Refusal to Eat
Q: Should a parent try to force a child to eat?
A: No. In fact, the dinner table is one potential battlefield where a parent can easily get ambushed. You can’t win there! A strong-willed child is like a good military general who constantly seeks an advantageous place to take on the enemy. He need look no farther than the dinner table. Of all the common points of conflict between generations—bedtime, hair, clothes, schoolwork, etc.—the advantages in a food fight are all in the child’s favor! Three times a day, a very tiny youngster can simply refuse to open his mouth. No amount of coercing can make him eat what he doesn’t want to eat.
I remember one three-year-old who was determined not to eat his green peas, despite the insistence of his father that the squishy little vegetables were going down. It was a classic confrontation between the irresistible force and an immovable object. Neither would yield. After an hour of haranguing, threatening, cajoling, and sweating, the father had not achieved his goal. The tearful toddler sat with a forkload of peas pointed ominously at his sealed lips.
Finally, through sheer intimidation, the dad managed to get one bite of peas in place. But the lad wouldn’t swallow them. I don’t know everything that went on afterward, but the mother told me they had no choice but to put the child to bed with the peas still in his mouth. They were amazed at the strength of his will.
The next morning, the mother found a little pile of mushy peas where they had been expelled at the foot of the bed! Score one for Junior, none for Dad. Tell me in what other arena a thirty-pound child could whip a grown man!
Not every toddler is this tough, of course. But many of them will gladly do battle over food. It is their ideal power game. Talk to any experienced parent or grandparent and they will tell you this is true. The sad thing is that these conflicts are unnecessary. Children will eat as much as they need if you keep them from indulging in the wrong stuff. They will not starve. I promise!
The way to deal with a poor eater is to set good food before him. If he claims to not be hungry, wrap the plate, put it in the refrigerator, and send him cheerfully on his way. He’ll be back in a few hours. God has put a funny little feeling in his tummy that says, “Gimme food!” When this occurs, do not put sweets, snacks, or confectionery food in front of him. Simply retrieve the earlier meal, warm it up, and serve it again. If he protests, send him out to play again. Even if twelve hours or more go by, continue this procedure until food—all food—begins to look and smell wonderful. From that time forward, the battle over the dinner table should be history.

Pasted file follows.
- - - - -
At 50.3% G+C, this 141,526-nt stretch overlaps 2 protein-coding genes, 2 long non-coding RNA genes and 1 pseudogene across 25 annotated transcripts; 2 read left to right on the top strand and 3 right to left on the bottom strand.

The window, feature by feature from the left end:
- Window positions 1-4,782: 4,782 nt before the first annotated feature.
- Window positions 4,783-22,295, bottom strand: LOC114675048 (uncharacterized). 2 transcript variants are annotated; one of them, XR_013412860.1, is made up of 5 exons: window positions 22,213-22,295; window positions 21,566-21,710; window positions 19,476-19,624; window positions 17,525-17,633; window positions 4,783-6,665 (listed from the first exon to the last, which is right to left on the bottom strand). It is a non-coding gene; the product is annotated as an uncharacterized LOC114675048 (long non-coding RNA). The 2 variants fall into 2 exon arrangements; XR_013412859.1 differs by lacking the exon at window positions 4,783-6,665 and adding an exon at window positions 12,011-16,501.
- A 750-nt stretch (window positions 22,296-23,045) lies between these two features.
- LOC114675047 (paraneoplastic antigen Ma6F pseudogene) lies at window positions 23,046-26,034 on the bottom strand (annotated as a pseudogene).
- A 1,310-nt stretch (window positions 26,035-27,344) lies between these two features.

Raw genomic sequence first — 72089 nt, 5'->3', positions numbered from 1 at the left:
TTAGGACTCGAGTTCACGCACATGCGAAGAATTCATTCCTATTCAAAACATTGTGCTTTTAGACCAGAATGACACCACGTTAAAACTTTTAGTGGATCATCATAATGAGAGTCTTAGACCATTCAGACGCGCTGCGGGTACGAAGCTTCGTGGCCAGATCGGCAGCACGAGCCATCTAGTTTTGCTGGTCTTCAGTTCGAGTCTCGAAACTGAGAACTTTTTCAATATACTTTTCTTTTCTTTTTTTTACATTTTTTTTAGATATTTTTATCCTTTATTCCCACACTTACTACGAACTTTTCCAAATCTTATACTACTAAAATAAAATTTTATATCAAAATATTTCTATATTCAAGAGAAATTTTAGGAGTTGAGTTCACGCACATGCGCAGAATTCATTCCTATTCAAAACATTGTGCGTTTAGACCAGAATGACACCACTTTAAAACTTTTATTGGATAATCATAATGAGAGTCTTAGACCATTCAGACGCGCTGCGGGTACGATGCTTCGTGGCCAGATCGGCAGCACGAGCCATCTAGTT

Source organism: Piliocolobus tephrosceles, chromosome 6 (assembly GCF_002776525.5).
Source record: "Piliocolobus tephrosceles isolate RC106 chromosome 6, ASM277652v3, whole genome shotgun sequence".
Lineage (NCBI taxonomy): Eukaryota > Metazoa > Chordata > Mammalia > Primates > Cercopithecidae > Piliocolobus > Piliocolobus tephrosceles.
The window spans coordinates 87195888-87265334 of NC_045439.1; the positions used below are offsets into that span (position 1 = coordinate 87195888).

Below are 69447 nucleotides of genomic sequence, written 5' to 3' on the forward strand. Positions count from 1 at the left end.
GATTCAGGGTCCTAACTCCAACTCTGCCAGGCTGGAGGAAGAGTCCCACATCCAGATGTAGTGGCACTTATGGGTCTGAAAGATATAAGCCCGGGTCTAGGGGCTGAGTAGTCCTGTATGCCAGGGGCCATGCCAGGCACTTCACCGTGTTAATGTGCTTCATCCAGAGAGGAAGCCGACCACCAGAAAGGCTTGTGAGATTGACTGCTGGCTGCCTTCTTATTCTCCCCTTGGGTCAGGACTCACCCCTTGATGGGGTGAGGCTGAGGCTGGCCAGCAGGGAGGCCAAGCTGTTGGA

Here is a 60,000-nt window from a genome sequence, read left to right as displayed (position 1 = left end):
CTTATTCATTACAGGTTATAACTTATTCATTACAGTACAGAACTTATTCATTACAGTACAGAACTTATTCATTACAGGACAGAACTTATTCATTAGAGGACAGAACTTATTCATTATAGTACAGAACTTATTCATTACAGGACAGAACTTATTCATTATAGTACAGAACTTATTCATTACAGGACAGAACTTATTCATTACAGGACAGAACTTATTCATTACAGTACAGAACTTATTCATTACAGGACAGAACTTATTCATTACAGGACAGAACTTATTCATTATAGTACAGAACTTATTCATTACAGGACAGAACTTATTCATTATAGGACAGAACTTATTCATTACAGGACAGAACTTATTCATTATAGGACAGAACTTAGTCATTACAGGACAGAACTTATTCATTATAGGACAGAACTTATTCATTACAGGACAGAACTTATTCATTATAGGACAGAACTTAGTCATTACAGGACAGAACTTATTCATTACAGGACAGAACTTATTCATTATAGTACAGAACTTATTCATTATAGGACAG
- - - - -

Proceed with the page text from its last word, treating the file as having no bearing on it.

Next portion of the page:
— Dr. James Dobson
Ok, so apparently Dr. Dobson forgot the part where your hungry child becomes low blood sugar, despondent, cries himself to sleep on the floor at 10am, then wakes up and throws up the water he drank in the morning to try to alleviate his hunger. All so that he didn't have to try one bite of potato the size of a blueberry that he refused to try the night before. (we were trying to get him to try one bite of something new, no more food until he tries that bite.)
Do I just keep refusing food until he passes out? Which is practically what he was doing, he was all ready to just go back to sleep again (which he never does & definitely shouldn't be tired since he's had all his naps & gone to bed on time lately).
How is refusing him food until he eats what you want him to eat not "forcing" him to eat? It sure feels exactly like the battle Dobson describes before his brilliant solution. We were most certainly engaged in a battle of wills and stuborness.
I know we haven't done everything perfect in the food department, but where to go from here? I have a son who eats no vegetables, lots of fruit, lots of dairy & carbs, breaded chicken & occaisionally white fish. And refried beans, but only the ones at Taco Lobo that are pureed smooth. And will not try anything new unless its a condiment.
We've tried offering him new things & just letting him eat or not eat it as if we don't care. Doesn't seem to help. We've tried only giving him what we are eating for dinner and that led to:
1) Completely miserable meal & bedtimes for over 2 weeks with almost zero progress
2) Saben crying the instant I told him it was supper time. He dreaded & hated dinner.
3) Saben binging on 4 bowls of cereal every morning because he was so hungry.
4) Pregnant, tired mommy & daddy finally giving up.
What's nuts is that he actually eats fewer things these days because every now & then he'll get tired of something & drop it from his repitoire. (like cheese sticks) I tried blending some squash into his mac & cheese, and now he thinks he doesn't like mac & cheese either. Oh, and Saben LOVES to help me make food, he does it all the time. But contrary to stories you see everywhere, just because he helps me make a huge green salad does not mean he will try even one bite of it.
Ideas, weblinks, books, & encouragement welcome.